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pointed out that England was not in the same position as small States with unitary Constitutions. The constitution of the British Empire was not unitary, and it would be dangerous for the Imperial Government to proceed as if it were. The assent of the Dominions and India had to be procured at every step, and if it failed them at any moment, disputes might be aggravated instead of settled by compulsory arbitration. On one point, however, Sir Austen gave his critic right-that the Government had gone into the Geneva Naval Conference without sufficient diplomatic preparation; and he said this would be a lesson to them in all future conferences.

In the further course of the debate, the First Lord of the Admiralty made a spirited reply to those who blamed the Government for the breakdown of the Naval Conference. Referring to Lord Cecil's attacks on the Cabinet, he questioned the propriety of his exposing what went on within that body, and therefore did not deal with them directly, but he summed up his difference with his colleague by saying that the latter thought the question of 8-inch guns of secondary importance, while he himself, with the Government, thought it of primary importance. From this point of view he had little difficulty in showing that the stand he had taken against the American demands was justified. While regretting the failure of the Conference, he did not think it had done the great harm that many people feared. There had been a frank exchange of views, and the delegates had parted good friends. If there was no will to peace, a formula would not help them; if there was a will to peace, a formula was not absolutely essential.

At the Preparatory Conference on Disarmament, which was held at Geneva at the end of November, Britain was represented by Lord Cushendun. The proposal for complete and universal disarmament which M. Litvinoff, as head of the Russian delegates, sprang upon the Conference, was not taken seriously by the British Government or the bulk of the British public. Lord Cecil described it as "impracticable," and Mr. Baldwin declined the request of a Labour member to discuss it in the House of Commons on the ground that the Geneva Committee had not regarded it as a practical and helpful contribution to the solution of the problem.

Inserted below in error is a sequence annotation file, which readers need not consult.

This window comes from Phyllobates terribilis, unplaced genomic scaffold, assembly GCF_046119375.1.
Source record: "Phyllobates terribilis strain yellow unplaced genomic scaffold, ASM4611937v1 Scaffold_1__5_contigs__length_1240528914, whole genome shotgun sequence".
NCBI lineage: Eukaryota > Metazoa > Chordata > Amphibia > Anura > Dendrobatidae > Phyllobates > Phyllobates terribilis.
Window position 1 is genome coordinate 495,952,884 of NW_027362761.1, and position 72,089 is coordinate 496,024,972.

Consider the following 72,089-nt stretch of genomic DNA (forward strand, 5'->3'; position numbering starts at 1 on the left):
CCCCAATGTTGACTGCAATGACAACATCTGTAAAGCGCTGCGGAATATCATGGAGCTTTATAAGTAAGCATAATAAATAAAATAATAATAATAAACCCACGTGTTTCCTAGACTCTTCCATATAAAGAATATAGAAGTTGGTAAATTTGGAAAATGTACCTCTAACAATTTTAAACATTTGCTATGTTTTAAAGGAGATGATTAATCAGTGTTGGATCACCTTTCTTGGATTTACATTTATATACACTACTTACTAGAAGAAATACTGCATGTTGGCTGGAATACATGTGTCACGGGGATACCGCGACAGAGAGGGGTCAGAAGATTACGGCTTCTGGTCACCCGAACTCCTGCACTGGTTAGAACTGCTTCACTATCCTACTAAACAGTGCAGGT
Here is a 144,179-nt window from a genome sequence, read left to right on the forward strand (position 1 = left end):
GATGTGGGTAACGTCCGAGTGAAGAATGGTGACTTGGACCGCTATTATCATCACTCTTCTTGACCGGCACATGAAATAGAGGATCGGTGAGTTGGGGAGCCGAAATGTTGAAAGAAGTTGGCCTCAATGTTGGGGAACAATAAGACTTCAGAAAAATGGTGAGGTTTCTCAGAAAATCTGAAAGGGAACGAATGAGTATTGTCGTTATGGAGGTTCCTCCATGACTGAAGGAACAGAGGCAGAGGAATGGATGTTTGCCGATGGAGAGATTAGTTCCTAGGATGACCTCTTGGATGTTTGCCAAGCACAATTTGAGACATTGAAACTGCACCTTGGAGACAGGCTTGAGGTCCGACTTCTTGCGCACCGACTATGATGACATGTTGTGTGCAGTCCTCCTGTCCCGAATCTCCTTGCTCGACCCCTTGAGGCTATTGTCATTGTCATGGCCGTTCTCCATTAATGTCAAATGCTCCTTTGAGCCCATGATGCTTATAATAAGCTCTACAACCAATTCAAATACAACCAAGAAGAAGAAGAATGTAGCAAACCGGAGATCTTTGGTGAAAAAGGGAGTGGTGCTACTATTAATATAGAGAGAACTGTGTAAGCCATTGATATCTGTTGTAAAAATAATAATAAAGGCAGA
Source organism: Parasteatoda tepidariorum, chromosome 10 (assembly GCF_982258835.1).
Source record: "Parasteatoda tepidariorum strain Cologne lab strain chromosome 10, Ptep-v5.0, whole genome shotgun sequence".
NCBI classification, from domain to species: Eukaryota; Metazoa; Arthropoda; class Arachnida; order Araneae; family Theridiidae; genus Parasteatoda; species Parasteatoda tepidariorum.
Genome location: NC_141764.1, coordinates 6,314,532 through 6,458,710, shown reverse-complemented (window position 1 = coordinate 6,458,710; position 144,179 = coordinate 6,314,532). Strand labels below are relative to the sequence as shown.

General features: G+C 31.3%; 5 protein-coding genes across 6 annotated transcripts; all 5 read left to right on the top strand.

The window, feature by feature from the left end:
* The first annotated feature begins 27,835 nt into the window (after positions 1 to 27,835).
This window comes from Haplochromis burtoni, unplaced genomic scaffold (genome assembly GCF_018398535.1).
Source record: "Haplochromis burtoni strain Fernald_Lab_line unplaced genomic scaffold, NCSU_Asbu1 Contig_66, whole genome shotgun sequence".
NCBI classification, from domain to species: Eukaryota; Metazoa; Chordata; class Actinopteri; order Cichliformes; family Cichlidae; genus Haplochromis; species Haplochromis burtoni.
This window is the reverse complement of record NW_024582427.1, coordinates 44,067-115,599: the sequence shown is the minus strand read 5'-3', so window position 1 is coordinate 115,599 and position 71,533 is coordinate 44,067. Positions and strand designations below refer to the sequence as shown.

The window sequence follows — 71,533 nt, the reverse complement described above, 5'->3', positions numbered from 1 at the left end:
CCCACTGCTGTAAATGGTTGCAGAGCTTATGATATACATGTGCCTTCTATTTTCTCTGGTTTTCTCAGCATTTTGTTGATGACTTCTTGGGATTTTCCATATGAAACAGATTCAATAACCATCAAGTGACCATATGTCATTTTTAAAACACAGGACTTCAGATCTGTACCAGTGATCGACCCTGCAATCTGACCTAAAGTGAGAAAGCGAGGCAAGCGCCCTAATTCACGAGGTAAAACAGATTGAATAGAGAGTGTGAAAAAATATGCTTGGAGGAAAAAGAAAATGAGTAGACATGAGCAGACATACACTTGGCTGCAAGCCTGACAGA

Before M. Litvinoff left Geneva, Sir A. Chamberlain arrived to take part in the League of Nations Winter session. M. Litvinoff asked for an interview, which was granted, and the two statesmen conferred for an hour on December 5. According to the communiqué subsequently issued, there was a frank exchange of views between them, but it was not found possible to reach any basis of agreement. It was understood that the stumbling-block was the refusal of M. Litvinoff to give any assurance with regard to the activities of the Third International and other revolutionary organisations having their headquarters in Moscow.

At the meeting of the Parliamentary Labour Party on December 6, Mr. Ramsay MacDonald was again appointed Chairman of the party for the ensuing session. His acceptance of the office disposed of a crop of rumours which had been circulating for some little time previously to the effect that he intended to retire from the leadership of the party owing to ill-health. It was true that he had never completely recovered from the breakdown which he suffered during his visit to America in May; but, according to a statement issued by the party Executive, there was no reason on grounds of health why he should not continue to lead the party during the Parliamentary sessions, provided he allowed himself sufficient rest during the vacations.